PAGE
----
First, we know that what we eat changes our gut microbiome, by changing the types and relative quantities of different types of bacteria. And those bacteria do a lot of our digesting for us. For example, studies show that eating more plants changes our gut microbiome to have more plant-digesting bacteria, which then makes us more efficient at digesting plants1.
Second, there is evidence that our gut microbiome can actually influence what we crave2, and even how much we eat3.
So what we end up with is a feedback loop where eating more vegetables changes your gut microbiome to have more veggie-loving bacteria, and those bacteria then make you crave more vegetables.
On the flip side, it can also be a vicious cycle, depending on the food: if you eat a lot of processed food, you get a gut full of processed-food-loving bacteria, which then makes you crave more of it.
The key is to get yourself into the cycle you WANT to be in. And to get into a vegetable-craving cycle, the first step is to just eat more vegetables. (A mix of both raw and cooked, ideally!)
I suggest doing this in the most palatable ways you can manage so that you’re not having to force yourself to eat them. You don’t want to associate vegetables with torture. For example, you can try hiding vegetables in other foods: add spinach to your smoothies, riced cauliflower to your normal rice, and greens in your chili. (If you want to get extra creative, you can add pureed mushrooms to soups, chilis, pasta, etc… that’s how I get my husband to eat them, since he hates their texture!) I have more suggestions in the video too.
And at some point, I bet you’ll naturally find yourself naturally liking vegetables even without having to hide or disguise them.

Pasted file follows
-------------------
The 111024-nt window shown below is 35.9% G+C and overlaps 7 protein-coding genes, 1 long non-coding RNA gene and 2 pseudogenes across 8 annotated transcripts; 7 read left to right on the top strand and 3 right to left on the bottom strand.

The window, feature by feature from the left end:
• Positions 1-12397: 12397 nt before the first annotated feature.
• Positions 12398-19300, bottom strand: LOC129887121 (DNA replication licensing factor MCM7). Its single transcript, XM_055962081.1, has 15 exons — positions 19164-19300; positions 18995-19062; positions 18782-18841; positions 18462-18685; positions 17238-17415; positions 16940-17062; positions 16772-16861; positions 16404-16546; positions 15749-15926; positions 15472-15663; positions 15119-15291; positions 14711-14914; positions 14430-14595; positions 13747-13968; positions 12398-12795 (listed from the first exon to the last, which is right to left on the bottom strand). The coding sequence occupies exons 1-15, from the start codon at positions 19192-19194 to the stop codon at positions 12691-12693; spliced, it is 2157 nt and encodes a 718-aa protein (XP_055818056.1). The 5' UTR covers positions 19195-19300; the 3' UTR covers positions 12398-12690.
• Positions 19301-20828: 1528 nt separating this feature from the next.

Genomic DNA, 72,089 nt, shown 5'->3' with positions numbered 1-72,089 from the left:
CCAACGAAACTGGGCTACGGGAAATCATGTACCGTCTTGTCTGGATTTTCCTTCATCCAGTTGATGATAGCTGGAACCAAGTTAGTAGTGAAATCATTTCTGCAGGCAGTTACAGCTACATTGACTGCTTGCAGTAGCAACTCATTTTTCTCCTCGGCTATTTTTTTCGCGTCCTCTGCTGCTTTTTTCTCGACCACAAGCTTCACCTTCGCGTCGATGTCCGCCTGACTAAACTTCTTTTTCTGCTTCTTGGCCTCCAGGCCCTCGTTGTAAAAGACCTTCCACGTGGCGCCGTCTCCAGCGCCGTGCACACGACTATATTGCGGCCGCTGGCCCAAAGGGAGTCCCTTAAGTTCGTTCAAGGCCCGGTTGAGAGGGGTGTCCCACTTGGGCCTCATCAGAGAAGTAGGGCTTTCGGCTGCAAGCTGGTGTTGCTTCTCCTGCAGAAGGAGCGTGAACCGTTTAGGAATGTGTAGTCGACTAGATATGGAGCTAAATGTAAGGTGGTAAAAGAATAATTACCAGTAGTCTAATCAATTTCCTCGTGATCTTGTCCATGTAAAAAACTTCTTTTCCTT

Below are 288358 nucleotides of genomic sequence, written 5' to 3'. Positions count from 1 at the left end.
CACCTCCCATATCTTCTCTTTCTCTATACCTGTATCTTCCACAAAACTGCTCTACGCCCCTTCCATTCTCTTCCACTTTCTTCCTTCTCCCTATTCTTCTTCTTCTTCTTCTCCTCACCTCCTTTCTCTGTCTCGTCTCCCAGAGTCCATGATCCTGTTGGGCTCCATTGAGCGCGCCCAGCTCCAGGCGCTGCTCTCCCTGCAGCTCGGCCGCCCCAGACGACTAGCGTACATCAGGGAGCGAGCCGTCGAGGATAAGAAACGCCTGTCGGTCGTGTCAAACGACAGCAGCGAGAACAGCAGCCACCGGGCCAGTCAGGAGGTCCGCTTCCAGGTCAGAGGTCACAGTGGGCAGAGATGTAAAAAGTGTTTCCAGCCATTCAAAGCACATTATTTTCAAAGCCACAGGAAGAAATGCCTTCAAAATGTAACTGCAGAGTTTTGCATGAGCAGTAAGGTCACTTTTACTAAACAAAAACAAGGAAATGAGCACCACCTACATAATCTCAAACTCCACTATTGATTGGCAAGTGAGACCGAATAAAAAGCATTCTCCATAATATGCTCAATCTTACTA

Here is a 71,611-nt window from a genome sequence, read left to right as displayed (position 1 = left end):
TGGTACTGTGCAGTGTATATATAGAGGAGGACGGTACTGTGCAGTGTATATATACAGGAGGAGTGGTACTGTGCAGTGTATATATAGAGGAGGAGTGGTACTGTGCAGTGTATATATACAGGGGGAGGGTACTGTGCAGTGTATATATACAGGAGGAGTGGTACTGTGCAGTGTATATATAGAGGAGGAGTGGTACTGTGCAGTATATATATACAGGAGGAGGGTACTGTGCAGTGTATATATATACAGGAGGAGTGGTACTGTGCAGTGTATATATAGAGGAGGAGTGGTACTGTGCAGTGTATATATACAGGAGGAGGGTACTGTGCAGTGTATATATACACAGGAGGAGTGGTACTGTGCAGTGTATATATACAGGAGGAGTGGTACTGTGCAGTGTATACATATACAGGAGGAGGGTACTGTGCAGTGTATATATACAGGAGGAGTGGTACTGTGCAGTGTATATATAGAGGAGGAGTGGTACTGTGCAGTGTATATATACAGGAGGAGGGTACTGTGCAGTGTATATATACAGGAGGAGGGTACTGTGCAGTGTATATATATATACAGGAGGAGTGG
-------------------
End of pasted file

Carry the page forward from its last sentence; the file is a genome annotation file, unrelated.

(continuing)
(Another tip: if you fall in love with vegetable gardening as much as I have, you’ll discover that vegetables are actually pretty magical 😛 )
Mainstream nutrition media loves to talk about how the type of omega 3 that comes from fish is way better than vegan sources of omega 3… but the actual science seems to say otherwise. I found a study that looked at blood levels of omega 3 in 5,000 vegans, vegetarians, fish eaters, and meat eaters, and go over it in my latest video!
Diet culture likes to demonize chocolate, but what if I told you that eating more chocolate can actually make you lose weight? There are a surprisingly large number of scientific studies on this (at least 35), finding that just adding chocolate to people’s diets made them lose weight–but it does depend on how long they ate the chocolate for, and the type and dose of chocolate.
I go over all the details in the video on how you can use chocolate to lose weight!
In my last video, I used scientific studies to explain why going on a diet or having a strict exercise routine usually backfires and causes binge eating + weight gain. In today’s follow-up video, I give 10 cognitive strategies to reach your weight loss and fitness goals in a way that works WITH your body and psychology, not against them.
Weight loss and fitness CAN be enjoyable and pretty effortless, rather than a chore you have to force yourself to do or a set of rules you have to stick to. You just need the right mindset and strategies.
Scientific studies show that high carb low fat diets are generally really good for weight loss–but for some reason, the Raw til 4 diet, which was popular among vegans several years ago, caused a LOT of people to gain weight. In today’s video I go over studies to explain why the Raw til 4 diet so often causes weight gain.
Today I’m going over a study looking at how eating with a spoon versus a straw actually affects how much you eat–of the same food–in a meal! I also talk about how eating liquids vs solids cause overeating, and whether you should be concerned about liquid calories.